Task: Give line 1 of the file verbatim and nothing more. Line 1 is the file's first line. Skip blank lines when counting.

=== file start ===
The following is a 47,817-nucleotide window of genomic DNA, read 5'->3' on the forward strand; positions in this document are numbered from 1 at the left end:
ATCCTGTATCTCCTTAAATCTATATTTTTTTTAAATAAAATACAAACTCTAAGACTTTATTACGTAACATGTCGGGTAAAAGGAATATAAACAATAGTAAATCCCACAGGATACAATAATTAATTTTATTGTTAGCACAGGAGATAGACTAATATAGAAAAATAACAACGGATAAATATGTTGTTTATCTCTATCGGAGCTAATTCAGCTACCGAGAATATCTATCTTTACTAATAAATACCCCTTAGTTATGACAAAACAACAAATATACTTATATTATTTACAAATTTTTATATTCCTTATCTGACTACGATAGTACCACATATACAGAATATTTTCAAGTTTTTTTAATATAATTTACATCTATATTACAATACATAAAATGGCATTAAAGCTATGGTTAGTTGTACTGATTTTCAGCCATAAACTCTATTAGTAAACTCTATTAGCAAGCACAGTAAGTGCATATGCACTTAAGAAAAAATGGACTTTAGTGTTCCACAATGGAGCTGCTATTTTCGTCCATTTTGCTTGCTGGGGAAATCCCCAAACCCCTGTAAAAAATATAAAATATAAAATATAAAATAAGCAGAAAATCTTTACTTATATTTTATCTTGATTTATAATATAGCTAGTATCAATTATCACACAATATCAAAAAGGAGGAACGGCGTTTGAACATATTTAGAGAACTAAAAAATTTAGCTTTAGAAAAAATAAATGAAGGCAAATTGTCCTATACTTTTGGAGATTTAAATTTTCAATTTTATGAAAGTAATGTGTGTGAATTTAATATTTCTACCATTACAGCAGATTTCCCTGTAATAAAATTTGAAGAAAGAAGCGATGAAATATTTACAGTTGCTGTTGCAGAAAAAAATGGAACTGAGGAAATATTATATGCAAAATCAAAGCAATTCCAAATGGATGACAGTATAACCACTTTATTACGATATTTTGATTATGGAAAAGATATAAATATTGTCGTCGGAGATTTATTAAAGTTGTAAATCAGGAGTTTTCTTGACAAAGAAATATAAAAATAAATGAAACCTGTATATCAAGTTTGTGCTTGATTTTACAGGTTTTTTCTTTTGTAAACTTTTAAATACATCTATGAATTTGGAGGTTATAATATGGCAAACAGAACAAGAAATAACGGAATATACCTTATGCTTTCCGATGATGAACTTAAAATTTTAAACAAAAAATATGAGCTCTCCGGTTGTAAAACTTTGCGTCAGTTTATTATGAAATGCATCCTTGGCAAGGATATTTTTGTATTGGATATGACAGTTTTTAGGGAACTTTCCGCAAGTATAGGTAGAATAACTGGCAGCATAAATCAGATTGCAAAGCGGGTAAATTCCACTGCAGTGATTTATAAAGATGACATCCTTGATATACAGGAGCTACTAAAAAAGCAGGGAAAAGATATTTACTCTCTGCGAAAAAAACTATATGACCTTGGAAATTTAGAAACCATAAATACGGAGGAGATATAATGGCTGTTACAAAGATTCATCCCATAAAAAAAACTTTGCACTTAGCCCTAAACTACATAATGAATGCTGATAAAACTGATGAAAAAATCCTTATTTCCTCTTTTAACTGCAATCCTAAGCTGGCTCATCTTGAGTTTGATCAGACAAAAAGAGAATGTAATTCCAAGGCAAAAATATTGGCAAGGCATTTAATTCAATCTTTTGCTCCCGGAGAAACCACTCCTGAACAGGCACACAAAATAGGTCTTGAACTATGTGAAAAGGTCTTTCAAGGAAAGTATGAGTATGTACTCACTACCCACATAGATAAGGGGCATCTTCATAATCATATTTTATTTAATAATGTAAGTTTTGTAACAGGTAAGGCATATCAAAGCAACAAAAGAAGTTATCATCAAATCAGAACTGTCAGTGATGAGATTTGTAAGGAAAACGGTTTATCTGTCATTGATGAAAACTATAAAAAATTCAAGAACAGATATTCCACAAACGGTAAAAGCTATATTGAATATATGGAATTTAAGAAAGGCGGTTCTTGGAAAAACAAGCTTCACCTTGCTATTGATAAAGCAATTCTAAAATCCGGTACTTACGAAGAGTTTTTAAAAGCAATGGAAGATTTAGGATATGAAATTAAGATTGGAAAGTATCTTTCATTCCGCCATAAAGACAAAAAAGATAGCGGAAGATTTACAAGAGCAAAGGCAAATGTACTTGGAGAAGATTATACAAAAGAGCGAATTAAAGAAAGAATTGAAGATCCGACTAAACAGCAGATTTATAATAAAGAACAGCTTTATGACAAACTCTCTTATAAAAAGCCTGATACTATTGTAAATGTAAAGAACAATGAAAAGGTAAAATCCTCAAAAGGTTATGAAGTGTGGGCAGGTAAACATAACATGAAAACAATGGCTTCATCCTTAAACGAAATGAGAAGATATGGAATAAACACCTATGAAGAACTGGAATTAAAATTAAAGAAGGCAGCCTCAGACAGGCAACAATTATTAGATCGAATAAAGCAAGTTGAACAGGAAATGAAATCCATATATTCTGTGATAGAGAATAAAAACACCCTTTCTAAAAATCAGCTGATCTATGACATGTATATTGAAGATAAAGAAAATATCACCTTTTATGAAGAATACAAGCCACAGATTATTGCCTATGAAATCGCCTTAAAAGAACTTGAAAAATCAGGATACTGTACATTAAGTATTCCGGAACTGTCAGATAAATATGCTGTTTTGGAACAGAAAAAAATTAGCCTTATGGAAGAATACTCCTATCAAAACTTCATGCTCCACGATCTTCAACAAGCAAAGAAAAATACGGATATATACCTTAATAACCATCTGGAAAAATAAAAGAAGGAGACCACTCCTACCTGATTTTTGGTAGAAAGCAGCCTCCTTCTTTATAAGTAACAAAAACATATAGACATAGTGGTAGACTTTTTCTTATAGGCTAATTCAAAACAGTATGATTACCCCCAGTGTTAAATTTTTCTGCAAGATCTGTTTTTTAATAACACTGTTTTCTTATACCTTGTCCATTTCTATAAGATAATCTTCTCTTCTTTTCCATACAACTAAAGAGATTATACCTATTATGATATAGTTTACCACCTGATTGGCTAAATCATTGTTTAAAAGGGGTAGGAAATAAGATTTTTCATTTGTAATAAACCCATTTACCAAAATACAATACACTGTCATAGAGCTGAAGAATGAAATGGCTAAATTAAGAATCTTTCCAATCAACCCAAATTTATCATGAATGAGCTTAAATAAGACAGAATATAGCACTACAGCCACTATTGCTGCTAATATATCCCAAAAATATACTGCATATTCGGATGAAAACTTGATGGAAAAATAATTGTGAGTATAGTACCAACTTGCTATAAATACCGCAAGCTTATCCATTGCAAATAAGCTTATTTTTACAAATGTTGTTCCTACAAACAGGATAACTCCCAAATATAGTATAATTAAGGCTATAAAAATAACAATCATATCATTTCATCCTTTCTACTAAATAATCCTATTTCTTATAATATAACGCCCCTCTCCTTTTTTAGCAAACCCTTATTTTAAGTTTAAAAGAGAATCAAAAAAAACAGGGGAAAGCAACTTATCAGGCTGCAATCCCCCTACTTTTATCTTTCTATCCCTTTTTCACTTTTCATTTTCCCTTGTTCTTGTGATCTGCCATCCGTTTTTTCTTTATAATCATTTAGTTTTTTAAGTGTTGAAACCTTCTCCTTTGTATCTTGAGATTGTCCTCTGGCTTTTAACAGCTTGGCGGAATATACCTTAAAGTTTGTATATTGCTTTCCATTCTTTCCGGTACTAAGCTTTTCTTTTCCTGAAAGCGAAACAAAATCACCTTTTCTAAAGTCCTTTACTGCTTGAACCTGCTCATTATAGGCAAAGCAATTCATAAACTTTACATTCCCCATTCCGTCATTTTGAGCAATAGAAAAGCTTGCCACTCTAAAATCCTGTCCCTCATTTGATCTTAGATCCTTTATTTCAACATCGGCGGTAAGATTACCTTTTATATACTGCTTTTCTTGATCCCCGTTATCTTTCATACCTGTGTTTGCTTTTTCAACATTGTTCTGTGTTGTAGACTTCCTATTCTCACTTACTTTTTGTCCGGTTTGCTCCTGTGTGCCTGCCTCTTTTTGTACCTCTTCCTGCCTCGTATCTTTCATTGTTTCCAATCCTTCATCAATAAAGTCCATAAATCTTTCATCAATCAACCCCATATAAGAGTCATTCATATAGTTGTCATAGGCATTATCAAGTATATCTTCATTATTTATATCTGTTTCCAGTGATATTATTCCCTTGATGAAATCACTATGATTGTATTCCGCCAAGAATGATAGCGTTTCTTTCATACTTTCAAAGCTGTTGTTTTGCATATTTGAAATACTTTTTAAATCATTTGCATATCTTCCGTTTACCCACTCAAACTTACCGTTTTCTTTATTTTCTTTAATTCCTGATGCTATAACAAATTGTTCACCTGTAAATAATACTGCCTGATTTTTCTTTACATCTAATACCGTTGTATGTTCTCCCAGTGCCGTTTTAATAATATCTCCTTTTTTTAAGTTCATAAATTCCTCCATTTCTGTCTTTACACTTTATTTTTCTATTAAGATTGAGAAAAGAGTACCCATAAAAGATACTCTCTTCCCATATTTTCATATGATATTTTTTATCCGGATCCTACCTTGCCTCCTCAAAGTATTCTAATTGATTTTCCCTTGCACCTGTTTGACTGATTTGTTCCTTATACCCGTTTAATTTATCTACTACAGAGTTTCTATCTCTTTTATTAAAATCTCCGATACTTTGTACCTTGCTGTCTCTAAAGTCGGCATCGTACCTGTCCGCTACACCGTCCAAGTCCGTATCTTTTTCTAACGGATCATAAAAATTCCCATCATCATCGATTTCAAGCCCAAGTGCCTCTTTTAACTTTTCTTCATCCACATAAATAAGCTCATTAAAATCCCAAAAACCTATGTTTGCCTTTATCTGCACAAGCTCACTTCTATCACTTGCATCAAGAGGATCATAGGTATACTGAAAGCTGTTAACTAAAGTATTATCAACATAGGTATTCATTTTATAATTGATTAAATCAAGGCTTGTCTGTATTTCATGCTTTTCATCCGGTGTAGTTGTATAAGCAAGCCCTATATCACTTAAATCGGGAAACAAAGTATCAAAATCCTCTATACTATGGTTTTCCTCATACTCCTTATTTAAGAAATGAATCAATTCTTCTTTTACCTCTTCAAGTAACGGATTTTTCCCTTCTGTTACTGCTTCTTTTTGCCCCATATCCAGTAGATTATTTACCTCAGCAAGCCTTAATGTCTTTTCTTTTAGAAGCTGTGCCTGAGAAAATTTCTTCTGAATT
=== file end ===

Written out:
The following is a 47,817-nucleotide window of genomic DNA, read 5'->3' on the forward strand; positions in this document are numbered from 1 at the left end: